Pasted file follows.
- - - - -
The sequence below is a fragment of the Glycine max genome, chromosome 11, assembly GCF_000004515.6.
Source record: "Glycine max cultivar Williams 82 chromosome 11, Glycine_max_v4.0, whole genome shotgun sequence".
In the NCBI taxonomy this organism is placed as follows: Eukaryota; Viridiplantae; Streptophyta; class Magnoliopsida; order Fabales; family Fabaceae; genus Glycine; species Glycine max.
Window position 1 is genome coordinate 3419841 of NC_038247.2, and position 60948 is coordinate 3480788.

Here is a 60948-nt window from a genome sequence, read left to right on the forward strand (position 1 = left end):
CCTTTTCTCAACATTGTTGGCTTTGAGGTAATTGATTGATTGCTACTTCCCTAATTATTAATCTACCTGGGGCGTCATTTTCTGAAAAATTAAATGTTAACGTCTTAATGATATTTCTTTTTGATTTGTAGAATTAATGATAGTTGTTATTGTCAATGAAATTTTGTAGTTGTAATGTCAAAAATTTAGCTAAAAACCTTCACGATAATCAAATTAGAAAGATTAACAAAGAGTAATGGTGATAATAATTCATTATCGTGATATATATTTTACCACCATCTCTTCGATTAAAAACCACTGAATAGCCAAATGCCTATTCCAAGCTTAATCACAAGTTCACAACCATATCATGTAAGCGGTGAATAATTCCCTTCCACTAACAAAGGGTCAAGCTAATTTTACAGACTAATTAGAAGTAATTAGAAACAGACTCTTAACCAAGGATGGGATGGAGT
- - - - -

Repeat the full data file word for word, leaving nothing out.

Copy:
The sequence below is a fragment of the Glycine max genome, chromosome 11, assembly GCF_000004515.6.
Source record: "Glycine max cultivar Williams 82 chromosome 11, Glycine_max_v4.0, whole genome shotgun sequence".
In the NCBI taxonomy this organism is placed as follows: Eukaryota; Viridiplantae; Streptophyta; class Magnoliopsida; order Fabales; family Fabaceae; genus Glycine; species Glycine max.
Window position 1 is genome coordinate 3419841 of NC_038247.2, and position 60948 is coordinate 3480788.

Here is a 60948-nt window from a genome sequence, read left to right on the forward strand (position 1 = left end):
CCTTTTCTCAACATTGTTGGCTTTGAGGTAATTGATTGATTGCTACTTCCCTAATTATTAATCTACCTGGGGCGTCATTTTCTGAAAAATTAAATGTTAACGTCTTAATGATATTTCTTTTTGATTTGTAGAATTAATGATAGTTGTTATTGTCAATGAAATTTTGTAGTTGTAATGTCAAAAATTTAGCTAAAAACCTTCACGATAATCAAATTAGAAAGATTAACAAAGAGTAATGGTGATAATAATTCATTATCGTGATATATATTTTACCACCATCTCTTCGATTAAAAACCACTGAATAGCCAAATGCCTATTCCAAGCTTAATCACAAGTTCACAACCATATCATGTAAGCGGTGAATAATTCCCTTCCACTAACAAAGGGTCAAGCTAATTTTACAGACTAATTAGAAGTAATTAGAAACAGACTCTTAACCAAGGATGGGATGGAGT